Carlos Miguel Prieto (Musical America’s 2019 Conductor of the Year) is known for his charismatic conducting and dynamic, expressive interpretations that have led to major engagements and popular acclaim throughout North and South America, Europe and beyond. In recent seasons, he has appeared with leading orchestras such as the Boston Symphony, Chicago Symphony, Detroit Symphony, Los Angeles Philharmonic, National Symphony, London Philharmonic and Beijing Symphony, among many others.
Following a summer leading Carnegie Hall’s NYO2, Mr. Prieto begins the 2019–20 season with his Utah Symphony debut in a program that celebrates Mexico’s Independence Day. He returns to the Hawaii Symphony in September, followed by appearances with the New World Symphony, NDR Elbphilharmonie Orchestra, Orquestra Sinfônica do Estado de São Paulo and Juilliard Orchestra. In the spring of 2020, Mr. Prieto returns to the Jacksonville Symphony, Puerto Rico Symphony, The Hallé and BBC National Orchestra of Wales on a tour of Spain. This season marks Mr. Prieto’s 14th as Music Director of the Louisiana Philharmonic. Since 2006, he has been part of the cultural revitalization of New Orleans following Hurricane Katrina. In 2018 he led the orchestra in its Carnegie Hall debut with a program that celebrated the 80th birthday of composer Philip Glass.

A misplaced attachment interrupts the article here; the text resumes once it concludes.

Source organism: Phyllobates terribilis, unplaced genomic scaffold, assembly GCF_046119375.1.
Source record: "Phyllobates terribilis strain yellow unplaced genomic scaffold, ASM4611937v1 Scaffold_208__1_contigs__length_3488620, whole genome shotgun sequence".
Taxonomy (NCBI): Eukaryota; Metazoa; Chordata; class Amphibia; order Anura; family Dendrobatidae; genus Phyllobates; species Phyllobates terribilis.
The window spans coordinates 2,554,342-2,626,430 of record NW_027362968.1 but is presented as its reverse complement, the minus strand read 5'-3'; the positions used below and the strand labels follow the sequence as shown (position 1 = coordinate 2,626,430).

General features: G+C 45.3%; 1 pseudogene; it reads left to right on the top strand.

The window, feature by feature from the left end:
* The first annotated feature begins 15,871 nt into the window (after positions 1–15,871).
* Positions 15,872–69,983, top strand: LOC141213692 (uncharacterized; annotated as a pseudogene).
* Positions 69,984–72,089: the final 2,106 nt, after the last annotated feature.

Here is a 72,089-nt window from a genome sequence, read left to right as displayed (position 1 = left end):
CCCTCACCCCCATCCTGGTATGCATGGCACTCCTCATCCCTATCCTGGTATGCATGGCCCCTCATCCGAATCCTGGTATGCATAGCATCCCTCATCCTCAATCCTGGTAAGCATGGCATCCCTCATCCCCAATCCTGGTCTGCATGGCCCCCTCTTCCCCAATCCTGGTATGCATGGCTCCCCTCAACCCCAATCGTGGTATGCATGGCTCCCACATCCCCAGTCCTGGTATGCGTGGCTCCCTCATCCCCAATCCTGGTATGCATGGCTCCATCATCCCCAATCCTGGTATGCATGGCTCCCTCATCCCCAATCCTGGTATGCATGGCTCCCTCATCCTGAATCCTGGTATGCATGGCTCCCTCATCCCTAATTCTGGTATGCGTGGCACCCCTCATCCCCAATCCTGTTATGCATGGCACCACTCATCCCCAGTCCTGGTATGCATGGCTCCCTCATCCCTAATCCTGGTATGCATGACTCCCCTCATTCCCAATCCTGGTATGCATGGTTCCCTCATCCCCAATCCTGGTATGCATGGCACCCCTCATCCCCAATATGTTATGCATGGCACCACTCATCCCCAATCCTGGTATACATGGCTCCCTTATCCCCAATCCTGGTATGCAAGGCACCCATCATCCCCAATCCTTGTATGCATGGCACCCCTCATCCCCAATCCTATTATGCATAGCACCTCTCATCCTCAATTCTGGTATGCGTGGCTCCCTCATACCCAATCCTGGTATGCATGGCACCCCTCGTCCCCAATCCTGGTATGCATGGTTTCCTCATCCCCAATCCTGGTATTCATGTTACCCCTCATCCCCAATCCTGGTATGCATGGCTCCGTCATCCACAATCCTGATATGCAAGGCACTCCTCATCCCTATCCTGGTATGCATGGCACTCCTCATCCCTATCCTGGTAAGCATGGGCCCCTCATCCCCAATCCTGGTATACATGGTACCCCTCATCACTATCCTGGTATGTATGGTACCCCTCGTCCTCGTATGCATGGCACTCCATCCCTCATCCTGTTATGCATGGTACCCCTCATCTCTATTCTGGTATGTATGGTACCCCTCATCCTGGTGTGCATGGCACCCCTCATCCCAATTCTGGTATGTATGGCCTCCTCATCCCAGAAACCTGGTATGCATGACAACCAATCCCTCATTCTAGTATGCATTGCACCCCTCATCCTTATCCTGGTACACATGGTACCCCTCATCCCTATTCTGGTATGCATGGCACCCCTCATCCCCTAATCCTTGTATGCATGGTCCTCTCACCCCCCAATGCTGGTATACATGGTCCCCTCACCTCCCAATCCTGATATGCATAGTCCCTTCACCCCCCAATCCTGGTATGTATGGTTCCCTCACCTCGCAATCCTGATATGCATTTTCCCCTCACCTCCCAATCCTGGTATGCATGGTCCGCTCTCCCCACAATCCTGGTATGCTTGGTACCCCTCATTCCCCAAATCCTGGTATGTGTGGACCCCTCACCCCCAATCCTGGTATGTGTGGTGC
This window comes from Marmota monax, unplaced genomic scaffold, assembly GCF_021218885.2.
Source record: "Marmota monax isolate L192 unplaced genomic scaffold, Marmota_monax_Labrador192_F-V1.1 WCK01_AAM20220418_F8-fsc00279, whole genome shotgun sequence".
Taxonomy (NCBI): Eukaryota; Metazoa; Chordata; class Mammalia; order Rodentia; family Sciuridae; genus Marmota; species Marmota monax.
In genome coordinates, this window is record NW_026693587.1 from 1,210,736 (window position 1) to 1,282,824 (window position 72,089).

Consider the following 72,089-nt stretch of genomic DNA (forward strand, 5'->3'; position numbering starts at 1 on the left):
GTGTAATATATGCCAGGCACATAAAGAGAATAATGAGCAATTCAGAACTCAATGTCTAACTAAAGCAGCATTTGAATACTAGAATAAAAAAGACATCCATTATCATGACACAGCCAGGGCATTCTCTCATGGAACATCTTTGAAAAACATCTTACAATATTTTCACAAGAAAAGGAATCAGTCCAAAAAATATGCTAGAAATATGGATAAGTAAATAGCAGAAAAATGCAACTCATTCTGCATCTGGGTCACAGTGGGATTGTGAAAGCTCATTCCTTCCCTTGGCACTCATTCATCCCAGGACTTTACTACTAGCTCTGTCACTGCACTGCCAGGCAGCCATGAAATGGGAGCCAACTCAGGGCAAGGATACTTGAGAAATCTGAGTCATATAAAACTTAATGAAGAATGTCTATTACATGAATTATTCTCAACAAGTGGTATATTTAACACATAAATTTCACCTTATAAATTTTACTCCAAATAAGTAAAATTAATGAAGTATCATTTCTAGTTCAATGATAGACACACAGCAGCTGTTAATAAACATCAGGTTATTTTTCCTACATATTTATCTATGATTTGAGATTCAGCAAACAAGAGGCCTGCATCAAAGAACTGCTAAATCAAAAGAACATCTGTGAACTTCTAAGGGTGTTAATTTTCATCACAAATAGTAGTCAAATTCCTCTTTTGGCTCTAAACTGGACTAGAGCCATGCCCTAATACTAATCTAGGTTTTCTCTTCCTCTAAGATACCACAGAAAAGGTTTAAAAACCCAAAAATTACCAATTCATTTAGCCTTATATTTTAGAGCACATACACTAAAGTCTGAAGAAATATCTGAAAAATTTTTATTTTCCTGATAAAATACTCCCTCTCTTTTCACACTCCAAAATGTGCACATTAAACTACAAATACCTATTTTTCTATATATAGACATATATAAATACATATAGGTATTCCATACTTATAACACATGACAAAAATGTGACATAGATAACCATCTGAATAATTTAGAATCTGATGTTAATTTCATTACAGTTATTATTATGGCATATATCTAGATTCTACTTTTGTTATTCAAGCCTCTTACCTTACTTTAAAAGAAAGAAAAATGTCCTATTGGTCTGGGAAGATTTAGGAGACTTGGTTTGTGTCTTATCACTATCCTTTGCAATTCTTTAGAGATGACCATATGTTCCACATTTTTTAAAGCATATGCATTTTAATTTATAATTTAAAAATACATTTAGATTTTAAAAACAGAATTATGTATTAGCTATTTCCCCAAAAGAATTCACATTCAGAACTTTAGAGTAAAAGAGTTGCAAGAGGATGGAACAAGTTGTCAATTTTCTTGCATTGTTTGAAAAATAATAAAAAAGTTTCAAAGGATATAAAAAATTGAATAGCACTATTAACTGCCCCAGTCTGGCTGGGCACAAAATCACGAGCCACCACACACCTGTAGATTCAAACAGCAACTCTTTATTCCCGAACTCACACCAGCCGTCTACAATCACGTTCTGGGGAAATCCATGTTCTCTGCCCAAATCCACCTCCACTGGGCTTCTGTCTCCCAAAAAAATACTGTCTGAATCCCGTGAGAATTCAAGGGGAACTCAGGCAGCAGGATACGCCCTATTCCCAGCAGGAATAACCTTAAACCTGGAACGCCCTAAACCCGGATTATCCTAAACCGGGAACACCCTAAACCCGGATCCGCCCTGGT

A graduate of Princeton University and Harvard Business School, Mr. Prieto is an influential cultural leader and the leading Mexican conductor of his generation. Since 2007 he has been the Music Director of the Orquesta Sinfónica Nacional de México. In 2008 he was appointed music director of the Orquesta Sinfónica de Minería. Mr. Prieto is renowned for championing and commissioning new Latin American music and has conducted more than 100 world premieres of works by Mexican and American composers.
A passionate proponent of music education, Mr. Prieto served as Principal Conductor of The Orchestra of the Americas from its inception until 2011, when he was appointed Music Director. In early 2010 he conducted the ensemble alongside Valery Gergiev on the 40th anniversary of the World Economic Forum at Carnegie Hall. Mr. Prieto was awarded an Honorary Doctor of Music by Loyola University New Orleans in 2018.